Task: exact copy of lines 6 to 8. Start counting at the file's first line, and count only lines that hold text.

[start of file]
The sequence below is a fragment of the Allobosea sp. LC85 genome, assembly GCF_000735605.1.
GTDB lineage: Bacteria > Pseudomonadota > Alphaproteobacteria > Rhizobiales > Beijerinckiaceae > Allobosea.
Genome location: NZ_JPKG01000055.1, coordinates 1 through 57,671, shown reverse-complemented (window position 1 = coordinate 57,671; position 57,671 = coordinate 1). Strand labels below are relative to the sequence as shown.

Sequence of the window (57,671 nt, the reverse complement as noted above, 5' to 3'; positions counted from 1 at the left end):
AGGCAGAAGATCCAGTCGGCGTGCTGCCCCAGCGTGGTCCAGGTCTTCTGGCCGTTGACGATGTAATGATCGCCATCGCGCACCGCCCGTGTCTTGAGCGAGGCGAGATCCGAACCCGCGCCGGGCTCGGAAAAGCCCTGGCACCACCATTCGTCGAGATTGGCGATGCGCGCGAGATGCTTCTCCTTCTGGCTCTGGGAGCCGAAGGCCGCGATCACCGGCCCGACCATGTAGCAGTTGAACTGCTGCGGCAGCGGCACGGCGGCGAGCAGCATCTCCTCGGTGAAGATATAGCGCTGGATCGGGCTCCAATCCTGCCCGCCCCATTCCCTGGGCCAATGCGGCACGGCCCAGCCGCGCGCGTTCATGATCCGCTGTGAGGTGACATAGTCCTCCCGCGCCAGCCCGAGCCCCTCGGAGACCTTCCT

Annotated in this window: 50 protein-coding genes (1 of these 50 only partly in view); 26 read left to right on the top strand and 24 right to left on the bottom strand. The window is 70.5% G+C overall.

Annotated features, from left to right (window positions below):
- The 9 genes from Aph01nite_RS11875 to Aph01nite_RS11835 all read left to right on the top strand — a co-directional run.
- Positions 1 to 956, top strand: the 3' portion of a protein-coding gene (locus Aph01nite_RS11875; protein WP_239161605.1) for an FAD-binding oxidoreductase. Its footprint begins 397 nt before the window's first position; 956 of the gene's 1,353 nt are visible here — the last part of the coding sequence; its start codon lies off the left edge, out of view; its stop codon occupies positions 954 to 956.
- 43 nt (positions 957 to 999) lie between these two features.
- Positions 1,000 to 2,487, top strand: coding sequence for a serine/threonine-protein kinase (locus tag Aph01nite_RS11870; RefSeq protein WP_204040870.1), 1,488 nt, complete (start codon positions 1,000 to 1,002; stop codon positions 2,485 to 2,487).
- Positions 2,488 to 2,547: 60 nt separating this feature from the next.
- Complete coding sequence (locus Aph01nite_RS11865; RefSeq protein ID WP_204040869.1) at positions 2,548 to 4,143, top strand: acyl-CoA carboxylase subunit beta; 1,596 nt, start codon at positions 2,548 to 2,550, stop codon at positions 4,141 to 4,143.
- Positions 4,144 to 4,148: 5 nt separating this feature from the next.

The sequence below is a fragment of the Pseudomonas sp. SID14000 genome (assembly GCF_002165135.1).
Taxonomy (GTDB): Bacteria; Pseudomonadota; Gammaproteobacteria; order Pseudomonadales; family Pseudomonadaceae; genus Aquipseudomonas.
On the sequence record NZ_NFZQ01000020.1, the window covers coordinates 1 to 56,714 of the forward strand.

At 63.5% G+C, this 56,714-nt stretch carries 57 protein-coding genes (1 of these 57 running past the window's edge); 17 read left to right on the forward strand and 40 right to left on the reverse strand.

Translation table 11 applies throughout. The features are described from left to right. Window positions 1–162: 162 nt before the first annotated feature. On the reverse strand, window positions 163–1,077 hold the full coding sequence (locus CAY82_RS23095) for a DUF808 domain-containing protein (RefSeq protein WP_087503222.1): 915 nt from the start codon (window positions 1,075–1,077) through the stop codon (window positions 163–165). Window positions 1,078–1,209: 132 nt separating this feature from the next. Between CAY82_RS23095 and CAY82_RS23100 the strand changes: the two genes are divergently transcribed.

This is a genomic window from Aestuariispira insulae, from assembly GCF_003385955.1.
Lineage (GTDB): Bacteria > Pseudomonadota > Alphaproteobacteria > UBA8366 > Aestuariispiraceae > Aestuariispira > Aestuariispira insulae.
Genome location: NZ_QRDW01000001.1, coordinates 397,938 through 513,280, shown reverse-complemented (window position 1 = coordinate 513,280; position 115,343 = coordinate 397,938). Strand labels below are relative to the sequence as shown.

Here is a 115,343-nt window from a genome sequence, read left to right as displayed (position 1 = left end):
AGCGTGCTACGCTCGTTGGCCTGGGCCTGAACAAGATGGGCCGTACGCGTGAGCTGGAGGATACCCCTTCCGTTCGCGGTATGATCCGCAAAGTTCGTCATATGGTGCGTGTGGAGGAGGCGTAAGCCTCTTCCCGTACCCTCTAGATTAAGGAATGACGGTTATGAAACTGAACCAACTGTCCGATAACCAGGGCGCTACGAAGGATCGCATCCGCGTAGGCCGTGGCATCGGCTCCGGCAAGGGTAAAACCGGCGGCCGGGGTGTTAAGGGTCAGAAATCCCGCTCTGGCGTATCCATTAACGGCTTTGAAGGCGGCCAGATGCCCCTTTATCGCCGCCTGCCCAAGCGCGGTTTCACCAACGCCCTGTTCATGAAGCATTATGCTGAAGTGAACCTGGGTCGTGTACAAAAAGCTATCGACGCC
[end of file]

Annotated in this window: 50 protein-coding genes (1 of these 50 only partly in view); 26 read left to right on the top strand and 24 right to left on the bottom strand. The window is 70.5% G+C overall.

Annotated features, from left to right (window positions below):
- The 9 genes from Aph01nite_RS11875 to Aph01nite_RS11835 all read left to right on the top strand — a co-directional run.